How Nanotube 'Forests' Could Create Better Diagnostics

Chris Newmarker

December 22, 2015

3 Min Read
How Nanotube 'Forests' Could Create Better Diagnostics

MIT engineers think the nanotube coatings could be used to trap hard-to-detect molecules.

Qmed Staff

A coating made of "forests" of carbon and nanotubes can be engineered to trap certain particles, providing the potential to finely tune microfluidic devices to detect extremely small and rare viruses and proteins, according to new research out of MIT.

"There are smaller bioparticles that contain very rich amounts of information that we don't currently have the ability to access in point-of-care [medical testing] devices like microfluidic chips," Brian Wardle, MIT professor of aeronautics and astronautics, said in a university news release.

"Carbon nanotube arrays could actually be a platform that could target that size of bioparticle," said Wardle, who is co-author of a new paper in the Journal of Microsystems and Nanoengineering about the research.

The MIT researchers were able to demonstrate this by applying an established technique in which they treated the surface of the nanotubes with antibodies that bind to prostate specific antigen, which is a common experimental target. The polymer-coated arrays were able to capture 40% more antigens, compared with arrays lacking the polymer coating.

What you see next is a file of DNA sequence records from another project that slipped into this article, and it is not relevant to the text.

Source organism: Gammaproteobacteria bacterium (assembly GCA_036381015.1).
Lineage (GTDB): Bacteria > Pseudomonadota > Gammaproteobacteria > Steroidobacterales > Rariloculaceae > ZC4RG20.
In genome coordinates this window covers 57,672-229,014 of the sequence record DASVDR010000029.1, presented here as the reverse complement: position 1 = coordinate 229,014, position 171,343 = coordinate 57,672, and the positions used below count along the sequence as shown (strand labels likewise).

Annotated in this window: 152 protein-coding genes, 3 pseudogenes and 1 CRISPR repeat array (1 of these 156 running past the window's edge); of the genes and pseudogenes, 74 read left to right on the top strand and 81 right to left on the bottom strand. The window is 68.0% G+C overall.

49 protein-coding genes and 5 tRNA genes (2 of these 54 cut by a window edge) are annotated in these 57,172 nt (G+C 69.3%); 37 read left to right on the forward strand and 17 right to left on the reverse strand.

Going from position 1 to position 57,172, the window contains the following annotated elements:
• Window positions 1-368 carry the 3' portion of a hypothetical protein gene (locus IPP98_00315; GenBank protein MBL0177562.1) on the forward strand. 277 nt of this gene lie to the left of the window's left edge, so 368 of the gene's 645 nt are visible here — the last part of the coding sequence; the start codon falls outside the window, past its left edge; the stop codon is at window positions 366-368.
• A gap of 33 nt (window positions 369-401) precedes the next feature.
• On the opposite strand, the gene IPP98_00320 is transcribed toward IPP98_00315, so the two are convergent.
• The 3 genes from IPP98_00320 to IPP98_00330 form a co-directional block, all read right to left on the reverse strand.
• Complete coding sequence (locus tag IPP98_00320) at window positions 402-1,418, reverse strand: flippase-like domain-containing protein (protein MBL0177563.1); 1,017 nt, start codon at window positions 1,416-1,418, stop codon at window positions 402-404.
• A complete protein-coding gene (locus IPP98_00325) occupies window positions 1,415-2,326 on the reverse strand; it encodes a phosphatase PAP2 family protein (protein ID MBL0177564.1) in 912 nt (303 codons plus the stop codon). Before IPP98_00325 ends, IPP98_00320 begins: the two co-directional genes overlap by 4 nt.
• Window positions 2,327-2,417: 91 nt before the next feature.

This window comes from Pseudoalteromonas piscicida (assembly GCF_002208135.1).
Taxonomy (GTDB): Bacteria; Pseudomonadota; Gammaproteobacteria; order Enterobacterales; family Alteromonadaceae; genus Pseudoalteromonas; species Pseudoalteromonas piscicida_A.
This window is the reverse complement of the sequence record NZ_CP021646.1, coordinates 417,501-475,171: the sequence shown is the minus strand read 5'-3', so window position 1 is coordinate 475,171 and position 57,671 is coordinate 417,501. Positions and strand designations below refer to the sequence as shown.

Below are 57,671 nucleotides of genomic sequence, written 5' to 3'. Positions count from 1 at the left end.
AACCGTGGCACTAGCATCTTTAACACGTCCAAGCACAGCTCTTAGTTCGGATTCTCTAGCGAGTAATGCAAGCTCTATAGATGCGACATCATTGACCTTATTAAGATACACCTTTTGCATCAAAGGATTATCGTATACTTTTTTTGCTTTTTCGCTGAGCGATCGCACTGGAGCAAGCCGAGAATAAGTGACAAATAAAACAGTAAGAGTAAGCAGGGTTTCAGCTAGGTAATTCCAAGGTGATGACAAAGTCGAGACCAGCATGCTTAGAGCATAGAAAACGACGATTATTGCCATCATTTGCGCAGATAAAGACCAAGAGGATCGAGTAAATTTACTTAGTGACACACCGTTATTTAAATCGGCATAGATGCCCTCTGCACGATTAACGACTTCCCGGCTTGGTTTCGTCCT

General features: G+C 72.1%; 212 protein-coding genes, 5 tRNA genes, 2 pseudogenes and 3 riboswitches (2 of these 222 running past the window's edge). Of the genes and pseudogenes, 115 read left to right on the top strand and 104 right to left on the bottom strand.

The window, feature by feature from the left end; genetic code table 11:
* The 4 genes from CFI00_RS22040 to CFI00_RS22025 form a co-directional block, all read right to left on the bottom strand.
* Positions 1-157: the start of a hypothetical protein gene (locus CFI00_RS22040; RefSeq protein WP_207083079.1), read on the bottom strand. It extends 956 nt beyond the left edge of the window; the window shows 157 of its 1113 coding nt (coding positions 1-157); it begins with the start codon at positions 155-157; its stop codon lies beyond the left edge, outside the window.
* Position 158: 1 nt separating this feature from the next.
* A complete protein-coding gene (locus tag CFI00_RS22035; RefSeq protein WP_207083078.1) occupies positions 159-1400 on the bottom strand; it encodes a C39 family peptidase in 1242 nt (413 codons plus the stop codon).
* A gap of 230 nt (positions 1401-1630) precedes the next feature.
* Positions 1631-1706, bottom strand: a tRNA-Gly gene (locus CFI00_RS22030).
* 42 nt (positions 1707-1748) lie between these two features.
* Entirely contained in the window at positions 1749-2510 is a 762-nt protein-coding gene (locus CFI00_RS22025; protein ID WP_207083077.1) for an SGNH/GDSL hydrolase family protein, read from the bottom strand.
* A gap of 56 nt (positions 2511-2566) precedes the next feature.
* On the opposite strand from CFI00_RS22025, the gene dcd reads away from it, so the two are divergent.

The MIT team was able to achieve such results because they coated the nanotube array, layer by layer, with polymers of alternating electric charge.

"You can think of each nanotube in the forest as being concentrically coated with different layers of polymer," Wardle said. "If you drew it in cross-section, it would be like rings on a tree."

Researchers used the layers to create thicker or thinner nanotubes and thereby tailor the porosity of the forest to capture larger or smaller particles of interest.

MIT shared more about how the three-dimensional carbon nanotube array was integrated into a microfluidic device: Researchers used chemical vapor deposition to grow and pattern the nanotubes onto silicon wafers, with the nanotubes then grouped into a cylinder-shaped forest, about 50 ?m tall, 1 mm wide, and centered within a 3 mm-wide, 7-mm long microfluidic channel.

Wardle and colleagues were able to coat the nanotubes by flowing successive layers of alternately charged polymer solutions through the channels. They were able to coat more uniformly by creating a gap between the top of the nanotube forest and the roof of the channel.

The nanotube array could prove to be extremely versatile, according to Wardle. It is possible to manipulate the carbon nanotubes mechanically, electrically, and optically, and the polymer coatings could chemically altered in order to capture a wide range of particles.

Such an array, for example could be useful capturing biomarkers called exosomes. Less than 100 nm wide, exomes can be important signals of a disease's progression, according to Wardle.

"This type of device actually has all the characteristics and functionality that would allow you to go after bioparticles like exosomes and things that really truly are nanometer scale," Wardle said.

Chris Newmarker is senior editor of Qmed and MPMN. Follow him on Twitter at @newmarker.

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